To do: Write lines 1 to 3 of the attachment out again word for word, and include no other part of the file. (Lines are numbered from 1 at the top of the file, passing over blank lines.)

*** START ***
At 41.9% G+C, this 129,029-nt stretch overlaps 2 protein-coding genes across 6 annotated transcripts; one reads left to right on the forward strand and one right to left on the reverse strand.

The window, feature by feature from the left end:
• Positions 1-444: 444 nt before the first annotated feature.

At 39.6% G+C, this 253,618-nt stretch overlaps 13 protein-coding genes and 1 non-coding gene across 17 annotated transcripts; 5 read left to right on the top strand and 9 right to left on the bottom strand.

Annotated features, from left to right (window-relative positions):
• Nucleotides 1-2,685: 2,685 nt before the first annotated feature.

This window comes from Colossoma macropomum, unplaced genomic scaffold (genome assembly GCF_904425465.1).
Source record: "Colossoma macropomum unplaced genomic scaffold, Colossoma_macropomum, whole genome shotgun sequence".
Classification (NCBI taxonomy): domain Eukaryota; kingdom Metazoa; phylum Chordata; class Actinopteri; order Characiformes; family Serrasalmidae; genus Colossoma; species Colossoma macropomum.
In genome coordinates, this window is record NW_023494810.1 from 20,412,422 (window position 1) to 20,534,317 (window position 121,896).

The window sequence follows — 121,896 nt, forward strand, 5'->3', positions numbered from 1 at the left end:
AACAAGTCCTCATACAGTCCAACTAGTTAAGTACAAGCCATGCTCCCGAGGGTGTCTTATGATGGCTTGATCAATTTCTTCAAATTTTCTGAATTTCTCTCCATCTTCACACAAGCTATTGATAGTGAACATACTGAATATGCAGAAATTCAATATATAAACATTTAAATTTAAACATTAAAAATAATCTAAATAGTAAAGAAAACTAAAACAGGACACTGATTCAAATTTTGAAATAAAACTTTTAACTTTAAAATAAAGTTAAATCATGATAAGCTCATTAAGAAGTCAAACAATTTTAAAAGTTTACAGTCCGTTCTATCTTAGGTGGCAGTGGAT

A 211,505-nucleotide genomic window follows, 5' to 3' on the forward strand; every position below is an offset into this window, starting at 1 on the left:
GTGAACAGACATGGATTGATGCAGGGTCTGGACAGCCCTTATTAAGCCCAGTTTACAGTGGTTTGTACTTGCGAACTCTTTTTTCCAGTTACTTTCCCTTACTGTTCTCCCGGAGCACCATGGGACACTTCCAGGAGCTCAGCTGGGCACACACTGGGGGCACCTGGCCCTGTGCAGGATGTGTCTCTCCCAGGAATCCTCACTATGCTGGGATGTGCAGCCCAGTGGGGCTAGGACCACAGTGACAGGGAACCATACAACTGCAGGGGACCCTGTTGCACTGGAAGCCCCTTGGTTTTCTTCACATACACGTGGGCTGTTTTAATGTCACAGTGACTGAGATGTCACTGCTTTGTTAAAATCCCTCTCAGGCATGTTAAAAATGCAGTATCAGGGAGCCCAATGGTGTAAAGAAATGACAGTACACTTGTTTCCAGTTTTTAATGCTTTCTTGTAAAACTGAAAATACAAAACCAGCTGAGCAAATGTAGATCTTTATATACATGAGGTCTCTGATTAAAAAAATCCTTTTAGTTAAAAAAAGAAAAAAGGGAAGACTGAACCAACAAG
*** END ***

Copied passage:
At 41.9% G+C, this 129,029-nt stretch overlaps 2 protein-coding genes across 6 annotated transcripts; one reads left to right on the forward strand and one right to left on the reverse strand.

The window, feature by feature from the left end:
• Positions 1-444: 444 nt before the first annotated feature.